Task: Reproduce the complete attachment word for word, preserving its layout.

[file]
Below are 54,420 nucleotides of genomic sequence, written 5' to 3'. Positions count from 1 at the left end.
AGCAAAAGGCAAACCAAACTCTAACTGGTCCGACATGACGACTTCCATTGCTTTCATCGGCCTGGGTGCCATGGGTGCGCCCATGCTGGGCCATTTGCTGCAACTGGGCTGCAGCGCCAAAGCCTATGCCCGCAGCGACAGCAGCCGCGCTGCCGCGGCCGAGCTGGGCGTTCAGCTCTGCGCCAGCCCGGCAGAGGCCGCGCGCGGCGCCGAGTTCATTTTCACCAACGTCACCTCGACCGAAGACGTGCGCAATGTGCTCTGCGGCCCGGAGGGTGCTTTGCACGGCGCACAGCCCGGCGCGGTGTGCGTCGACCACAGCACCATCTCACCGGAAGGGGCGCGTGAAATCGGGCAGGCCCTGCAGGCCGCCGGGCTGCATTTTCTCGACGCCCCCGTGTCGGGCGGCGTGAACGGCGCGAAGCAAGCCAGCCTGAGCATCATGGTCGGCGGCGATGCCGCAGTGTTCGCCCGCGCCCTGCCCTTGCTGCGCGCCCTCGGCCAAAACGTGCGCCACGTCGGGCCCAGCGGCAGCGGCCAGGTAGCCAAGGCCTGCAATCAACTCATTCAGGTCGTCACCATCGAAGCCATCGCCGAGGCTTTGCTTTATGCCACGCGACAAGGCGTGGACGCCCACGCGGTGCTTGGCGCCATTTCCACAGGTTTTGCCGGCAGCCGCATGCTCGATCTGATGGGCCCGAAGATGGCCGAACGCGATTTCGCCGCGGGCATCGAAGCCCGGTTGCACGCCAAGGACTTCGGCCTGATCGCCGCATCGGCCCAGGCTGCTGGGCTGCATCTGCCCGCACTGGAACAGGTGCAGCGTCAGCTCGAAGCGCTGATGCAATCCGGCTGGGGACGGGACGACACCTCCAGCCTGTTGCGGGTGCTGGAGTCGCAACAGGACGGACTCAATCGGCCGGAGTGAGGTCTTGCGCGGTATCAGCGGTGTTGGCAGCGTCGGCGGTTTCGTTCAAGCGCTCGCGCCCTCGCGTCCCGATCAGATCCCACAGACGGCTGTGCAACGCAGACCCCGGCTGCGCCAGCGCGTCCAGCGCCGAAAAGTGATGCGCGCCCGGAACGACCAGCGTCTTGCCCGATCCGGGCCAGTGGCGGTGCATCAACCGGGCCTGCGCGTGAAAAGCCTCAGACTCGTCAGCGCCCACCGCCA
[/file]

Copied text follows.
Below are 54,420 nucleotides of genomic sequence, written 5' to 3'. Positions count from 1 at the left end.
AGCAAAAGGCAAACCAAACTCTAACTGGTCCGACATGACGACTTCCATTGCTTTCATCGGCCTGGGTGCCATGGGTGCGCCCATGCTGGGCCATTTGCTGCAACTGGGCTGCAGCGCCAAAGCCTATGCCCGCAGCGACAGCAGCCGCGCTGCCGCGGCCGAGCTGGGCGTTCAGCTCTGCGCCAGCCCGGCAGAGGCCGCGCGCGGCGCCGAGTTCATTTTCACCAACGTCACCTCGACCGAAGACGTGCGCAATGTGCTCTGCGGCCCGGAGGGTGCTTTGCACGGCGCACAGCCCGGCGCGGTGTGCGTCGACCACAGCACCATCTCACCGGAAGGGGCGCGTGAAATCGGGCAGGCCCTGCAGGCCGCCGGGCTGCATTTTCTCGACGCCCCCGTGTCGGGCGGCGTGAACGGCGCGAAGCAAGCCAGCCTGAGCATCATGGTCGGCGGCGATGCCGCAGTGTTCGCCCGCGCCCTGCCCTTGCTGCGCGCCCTCGGCCAAAACGTGCGCCACGTCGGGCCCAGCGGCAGCGGCCAGGTAGCCAAGGCCTGCAATCAACTCATTCAGGTCGTCACCATCGAAGCCATCGCCGAGGCTTTGCTTTATGCCACGCGACAAGGCGTGGACGCCCACGCGGTGCTTGGCGCCATTTCCACAGGTTTTGCCGGCAGCCGCATGCTCGATCTGATGGGCCCGAAGATGGCCGAACGCGATTTCGCCGCGGGCATCGAAGCCCGGTTGCACGCCAAGGACTTCGGCCTGATCGCCGCATCGGCCCAGGCTGCTGGGCTGCATCTGCCCGCACTGGAACAGGTGCAGCGTCAGCTCGAAGCGCTGATGCAATCCGGCTGGGGACGGGACGACACCTCCAGCCTGTTGCGGGTGCTGGAGTCGCAACAGGACGGACTCAATCGGCCGGAGTGAGGTCTTGCGCGGTATCAGCGGTGTTGGCAGCGTCGGCGGTTTCGTTCAAGCGCTCGCGCCCTCGCGTCCCGATCAGATCCCACAGACGGCTGTGCAACGCAGACCCCGGCTGCGCCAGCGCGTCCAGCGCCGAAAAGTGATGCGCGCCCGGAACGACCAGCGTCTTGCCCGATCCGGGCCAGTGGCGGTGCATCAACCGGGCCTGCGCGTGAAAAGCCTCAGACTCGTCAGCGCCCACCGCCA